Of course it hasn’t; the taxpayer just got the first letter! The second letter threatens the loss of the right to appeal within the I.R.S., forcing the recipient to go into the court system to resolve the case.
The letters are in language that can be mystifying for the average citizen. Here’s an example: “As of the date of this letter, we haven’t received all of the information we requested on Form 4564 … If you don’t provide the information requested on the enclosed Form 4564 or contact me to confirm you have no additional information to provide by the response due date listed above, we will close your examination based on the information we have now. If you don’t agree, you won’t be able to appeal within the I.R.S. before we issue a notice of deficiency.”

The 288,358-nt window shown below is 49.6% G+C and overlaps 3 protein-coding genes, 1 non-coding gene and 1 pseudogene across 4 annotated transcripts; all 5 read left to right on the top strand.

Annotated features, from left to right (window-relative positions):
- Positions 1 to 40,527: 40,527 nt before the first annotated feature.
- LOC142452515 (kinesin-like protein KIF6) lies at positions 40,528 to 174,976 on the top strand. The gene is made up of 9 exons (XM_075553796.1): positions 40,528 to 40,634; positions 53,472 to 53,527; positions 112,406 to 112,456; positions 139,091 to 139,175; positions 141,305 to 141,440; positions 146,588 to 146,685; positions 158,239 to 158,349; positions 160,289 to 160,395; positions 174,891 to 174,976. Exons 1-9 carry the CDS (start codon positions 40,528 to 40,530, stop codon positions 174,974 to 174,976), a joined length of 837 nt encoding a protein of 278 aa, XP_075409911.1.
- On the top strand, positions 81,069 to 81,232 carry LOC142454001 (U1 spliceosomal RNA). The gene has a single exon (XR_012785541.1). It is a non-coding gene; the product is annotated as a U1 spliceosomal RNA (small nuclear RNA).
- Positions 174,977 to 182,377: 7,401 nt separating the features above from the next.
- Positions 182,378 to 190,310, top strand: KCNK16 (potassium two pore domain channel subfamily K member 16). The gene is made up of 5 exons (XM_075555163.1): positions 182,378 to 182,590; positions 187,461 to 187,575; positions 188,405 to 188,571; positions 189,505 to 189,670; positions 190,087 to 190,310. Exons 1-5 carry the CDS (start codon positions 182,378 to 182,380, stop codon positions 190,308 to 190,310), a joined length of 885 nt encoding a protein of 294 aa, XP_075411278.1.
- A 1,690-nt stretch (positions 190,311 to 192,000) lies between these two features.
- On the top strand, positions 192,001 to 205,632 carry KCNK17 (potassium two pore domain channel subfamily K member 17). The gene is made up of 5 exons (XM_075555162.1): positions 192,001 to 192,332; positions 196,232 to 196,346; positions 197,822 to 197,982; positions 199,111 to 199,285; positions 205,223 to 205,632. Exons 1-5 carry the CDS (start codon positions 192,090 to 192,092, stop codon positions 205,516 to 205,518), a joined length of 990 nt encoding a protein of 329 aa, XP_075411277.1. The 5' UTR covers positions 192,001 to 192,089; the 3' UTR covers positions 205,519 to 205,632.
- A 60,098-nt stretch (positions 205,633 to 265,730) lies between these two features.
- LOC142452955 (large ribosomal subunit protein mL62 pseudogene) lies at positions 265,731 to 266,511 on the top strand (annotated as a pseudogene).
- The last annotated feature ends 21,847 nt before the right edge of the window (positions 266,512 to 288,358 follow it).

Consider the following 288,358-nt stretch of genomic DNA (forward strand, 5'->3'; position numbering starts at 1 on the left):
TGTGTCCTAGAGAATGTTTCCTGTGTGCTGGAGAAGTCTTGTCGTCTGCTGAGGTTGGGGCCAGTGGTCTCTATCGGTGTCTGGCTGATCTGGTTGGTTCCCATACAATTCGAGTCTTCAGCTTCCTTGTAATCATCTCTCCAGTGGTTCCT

If the letters are not taken seriously and dealt with within the prescribed time frame of 15 to 25 days, the consequences may be dire. That’s far less than the 45 to 75 days that taxpayers used to have before they received a notice of deficiency. Once a notice of deficiency is issued, the audit case is in the jurisdiction of the United States Tax Court.